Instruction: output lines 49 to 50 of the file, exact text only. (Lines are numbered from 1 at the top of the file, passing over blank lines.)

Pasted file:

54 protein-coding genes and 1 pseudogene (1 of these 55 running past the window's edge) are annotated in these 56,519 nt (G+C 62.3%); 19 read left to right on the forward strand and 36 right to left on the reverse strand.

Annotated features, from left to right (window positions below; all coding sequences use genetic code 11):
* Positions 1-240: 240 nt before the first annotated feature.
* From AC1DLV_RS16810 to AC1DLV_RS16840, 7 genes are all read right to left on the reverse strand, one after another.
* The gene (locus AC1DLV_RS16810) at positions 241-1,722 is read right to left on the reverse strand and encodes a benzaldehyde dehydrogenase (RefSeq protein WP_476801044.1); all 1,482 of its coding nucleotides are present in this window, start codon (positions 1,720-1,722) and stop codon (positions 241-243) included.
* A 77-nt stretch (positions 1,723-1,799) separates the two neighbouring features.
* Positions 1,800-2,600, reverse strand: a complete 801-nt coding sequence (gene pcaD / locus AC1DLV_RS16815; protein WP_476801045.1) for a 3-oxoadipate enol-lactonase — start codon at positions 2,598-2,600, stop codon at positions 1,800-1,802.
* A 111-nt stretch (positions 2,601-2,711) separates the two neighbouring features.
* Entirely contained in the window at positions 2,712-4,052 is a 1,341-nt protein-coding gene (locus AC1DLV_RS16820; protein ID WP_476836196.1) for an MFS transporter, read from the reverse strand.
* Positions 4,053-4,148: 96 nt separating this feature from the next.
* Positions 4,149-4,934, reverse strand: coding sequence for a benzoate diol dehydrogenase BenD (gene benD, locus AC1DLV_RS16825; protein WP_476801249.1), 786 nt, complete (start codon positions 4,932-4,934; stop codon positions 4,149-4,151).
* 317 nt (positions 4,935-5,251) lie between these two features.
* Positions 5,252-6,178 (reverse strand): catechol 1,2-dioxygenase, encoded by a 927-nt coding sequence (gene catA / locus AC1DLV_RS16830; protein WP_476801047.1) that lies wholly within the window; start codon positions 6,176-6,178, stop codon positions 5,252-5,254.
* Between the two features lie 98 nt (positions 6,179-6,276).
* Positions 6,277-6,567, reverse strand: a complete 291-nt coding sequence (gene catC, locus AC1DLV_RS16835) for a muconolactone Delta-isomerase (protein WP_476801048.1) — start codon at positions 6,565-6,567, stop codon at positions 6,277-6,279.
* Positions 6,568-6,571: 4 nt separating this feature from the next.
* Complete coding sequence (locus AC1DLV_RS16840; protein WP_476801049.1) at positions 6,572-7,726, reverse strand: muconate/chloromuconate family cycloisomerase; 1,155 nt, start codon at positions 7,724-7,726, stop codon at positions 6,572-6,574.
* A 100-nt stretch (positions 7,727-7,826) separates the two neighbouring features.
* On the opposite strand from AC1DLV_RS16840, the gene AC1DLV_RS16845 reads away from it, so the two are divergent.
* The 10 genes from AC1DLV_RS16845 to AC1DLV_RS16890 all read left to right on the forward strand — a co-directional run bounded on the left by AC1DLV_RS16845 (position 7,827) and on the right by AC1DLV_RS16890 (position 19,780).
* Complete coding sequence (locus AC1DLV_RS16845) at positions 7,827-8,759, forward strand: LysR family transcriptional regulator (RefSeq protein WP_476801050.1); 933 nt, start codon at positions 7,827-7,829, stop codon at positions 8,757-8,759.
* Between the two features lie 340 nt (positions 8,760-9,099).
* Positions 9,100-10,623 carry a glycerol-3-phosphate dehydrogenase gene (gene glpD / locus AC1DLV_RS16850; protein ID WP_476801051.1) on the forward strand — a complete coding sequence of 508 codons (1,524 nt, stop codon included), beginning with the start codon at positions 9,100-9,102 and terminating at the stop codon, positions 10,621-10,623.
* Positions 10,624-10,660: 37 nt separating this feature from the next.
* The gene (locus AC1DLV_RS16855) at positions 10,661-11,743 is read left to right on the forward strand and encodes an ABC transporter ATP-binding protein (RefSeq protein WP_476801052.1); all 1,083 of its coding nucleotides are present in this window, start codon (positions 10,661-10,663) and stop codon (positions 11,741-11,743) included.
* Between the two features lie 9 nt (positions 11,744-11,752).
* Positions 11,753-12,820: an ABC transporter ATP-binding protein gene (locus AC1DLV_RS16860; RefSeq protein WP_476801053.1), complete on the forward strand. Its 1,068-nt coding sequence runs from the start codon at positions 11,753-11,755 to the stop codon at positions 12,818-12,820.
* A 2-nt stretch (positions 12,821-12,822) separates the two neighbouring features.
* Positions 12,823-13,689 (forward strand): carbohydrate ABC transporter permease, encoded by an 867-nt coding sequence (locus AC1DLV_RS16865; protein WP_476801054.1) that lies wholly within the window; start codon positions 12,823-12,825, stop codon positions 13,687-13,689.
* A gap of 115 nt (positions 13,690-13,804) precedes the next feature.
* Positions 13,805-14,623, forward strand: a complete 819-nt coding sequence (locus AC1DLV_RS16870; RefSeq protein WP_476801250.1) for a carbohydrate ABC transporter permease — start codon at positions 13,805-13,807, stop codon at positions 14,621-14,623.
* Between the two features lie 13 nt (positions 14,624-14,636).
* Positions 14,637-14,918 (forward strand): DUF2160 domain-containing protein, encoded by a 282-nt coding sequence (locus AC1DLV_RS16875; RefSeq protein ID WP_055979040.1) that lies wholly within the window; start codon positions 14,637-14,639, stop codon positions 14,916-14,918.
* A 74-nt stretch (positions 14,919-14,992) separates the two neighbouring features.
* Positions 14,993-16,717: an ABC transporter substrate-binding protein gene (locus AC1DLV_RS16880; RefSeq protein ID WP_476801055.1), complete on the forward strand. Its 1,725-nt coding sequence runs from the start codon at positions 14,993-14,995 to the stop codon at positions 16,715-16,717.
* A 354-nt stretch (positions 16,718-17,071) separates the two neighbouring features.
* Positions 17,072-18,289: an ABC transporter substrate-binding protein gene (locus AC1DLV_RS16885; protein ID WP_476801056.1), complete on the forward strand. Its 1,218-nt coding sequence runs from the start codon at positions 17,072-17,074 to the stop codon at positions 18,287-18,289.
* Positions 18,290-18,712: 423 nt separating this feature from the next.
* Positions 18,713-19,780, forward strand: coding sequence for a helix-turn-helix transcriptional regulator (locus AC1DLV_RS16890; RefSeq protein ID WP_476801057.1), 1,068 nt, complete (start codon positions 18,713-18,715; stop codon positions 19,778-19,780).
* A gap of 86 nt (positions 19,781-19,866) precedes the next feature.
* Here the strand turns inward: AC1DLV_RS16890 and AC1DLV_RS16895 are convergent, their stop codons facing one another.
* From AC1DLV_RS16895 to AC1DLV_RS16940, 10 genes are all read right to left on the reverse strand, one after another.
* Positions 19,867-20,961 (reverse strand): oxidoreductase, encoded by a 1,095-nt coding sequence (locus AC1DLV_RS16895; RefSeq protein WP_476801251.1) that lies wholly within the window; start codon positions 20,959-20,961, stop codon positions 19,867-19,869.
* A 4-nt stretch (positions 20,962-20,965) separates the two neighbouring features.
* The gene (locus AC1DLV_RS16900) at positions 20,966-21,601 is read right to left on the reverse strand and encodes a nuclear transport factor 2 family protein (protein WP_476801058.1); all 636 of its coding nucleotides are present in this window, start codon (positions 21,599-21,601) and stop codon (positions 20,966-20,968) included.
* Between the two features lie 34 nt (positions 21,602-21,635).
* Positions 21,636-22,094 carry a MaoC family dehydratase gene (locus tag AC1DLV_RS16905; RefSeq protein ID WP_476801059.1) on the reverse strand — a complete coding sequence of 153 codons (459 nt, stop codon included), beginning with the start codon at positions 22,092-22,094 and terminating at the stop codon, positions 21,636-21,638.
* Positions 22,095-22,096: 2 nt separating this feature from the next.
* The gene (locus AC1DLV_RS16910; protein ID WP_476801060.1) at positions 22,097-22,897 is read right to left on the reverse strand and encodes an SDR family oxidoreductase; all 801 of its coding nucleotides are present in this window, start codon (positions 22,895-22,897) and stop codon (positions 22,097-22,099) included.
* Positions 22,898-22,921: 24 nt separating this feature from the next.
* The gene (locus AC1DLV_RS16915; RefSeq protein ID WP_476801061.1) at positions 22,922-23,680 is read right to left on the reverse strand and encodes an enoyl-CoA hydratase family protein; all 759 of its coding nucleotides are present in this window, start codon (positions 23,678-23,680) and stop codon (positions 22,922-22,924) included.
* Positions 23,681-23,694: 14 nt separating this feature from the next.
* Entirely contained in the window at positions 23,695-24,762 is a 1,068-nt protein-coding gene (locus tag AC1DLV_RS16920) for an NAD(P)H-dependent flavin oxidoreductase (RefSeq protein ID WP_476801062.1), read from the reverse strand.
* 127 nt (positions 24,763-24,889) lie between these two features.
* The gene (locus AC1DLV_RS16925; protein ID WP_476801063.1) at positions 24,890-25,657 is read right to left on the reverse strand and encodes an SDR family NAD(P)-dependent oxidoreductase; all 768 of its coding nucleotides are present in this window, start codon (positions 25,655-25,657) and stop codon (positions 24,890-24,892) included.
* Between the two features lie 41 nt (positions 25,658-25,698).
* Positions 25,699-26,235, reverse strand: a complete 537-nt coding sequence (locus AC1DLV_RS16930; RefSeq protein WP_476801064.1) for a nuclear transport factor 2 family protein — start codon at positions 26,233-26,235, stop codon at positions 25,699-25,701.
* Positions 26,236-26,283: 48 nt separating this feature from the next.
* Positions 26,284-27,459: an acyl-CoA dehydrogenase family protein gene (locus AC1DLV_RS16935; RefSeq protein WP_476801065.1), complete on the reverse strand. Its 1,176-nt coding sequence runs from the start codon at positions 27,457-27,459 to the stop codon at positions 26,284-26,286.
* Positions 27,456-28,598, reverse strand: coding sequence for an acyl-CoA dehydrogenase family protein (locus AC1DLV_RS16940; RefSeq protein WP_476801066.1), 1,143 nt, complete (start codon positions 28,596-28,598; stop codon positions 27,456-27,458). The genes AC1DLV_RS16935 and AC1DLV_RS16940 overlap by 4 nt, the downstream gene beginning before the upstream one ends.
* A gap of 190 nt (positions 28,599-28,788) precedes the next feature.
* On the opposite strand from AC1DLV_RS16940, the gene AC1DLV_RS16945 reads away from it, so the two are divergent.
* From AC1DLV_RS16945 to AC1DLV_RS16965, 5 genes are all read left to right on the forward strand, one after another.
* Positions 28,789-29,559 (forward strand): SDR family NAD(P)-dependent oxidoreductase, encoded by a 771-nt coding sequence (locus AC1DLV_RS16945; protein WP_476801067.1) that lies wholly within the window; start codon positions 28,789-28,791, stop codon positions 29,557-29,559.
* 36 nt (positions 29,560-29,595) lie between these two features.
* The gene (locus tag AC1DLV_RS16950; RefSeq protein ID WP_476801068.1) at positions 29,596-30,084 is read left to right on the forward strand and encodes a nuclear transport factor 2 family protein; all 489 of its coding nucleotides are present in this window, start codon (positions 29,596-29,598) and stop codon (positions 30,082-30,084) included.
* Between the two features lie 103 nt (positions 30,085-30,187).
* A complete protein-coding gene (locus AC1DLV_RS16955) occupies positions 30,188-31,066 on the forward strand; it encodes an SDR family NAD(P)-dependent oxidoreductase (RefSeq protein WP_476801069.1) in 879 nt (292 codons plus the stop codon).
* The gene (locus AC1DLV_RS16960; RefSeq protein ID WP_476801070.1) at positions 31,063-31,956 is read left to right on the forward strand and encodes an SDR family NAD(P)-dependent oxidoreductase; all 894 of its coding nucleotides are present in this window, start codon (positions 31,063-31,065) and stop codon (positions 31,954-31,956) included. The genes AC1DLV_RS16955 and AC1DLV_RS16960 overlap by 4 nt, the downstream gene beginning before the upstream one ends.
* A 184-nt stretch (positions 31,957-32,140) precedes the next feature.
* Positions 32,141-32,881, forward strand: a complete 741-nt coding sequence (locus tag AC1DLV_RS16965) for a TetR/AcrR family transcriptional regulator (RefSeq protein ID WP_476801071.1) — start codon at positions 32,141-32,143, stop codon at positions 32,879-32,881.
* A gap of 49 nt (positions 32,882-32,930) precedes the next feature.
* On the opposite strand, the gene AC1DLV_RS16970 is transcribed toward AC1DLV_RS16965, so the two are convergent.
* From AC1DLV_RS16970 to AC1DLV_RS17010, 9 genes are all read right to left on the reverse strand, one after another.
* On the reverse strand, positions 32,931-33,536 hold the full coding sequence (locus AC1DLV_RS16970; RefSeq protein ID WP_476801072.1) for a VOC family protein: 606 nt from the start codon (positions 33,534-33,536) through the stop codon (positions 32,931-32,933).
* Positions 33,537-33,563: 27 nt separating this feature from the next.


* The gene (locus AC1DLV_RS16910; protein ID WP_476801060.1) at positions 22,097-22,897 is read right to left on the reverse strand and encodes an SDR family oxidoreductase; all 801 of its coding nucleotides are present in this window, start codon (positions 22,895-22,897) and stop codon (positions 22,097-22,099) included.
* Positions 22,898-22,921: 24 nt separating this feature from the next.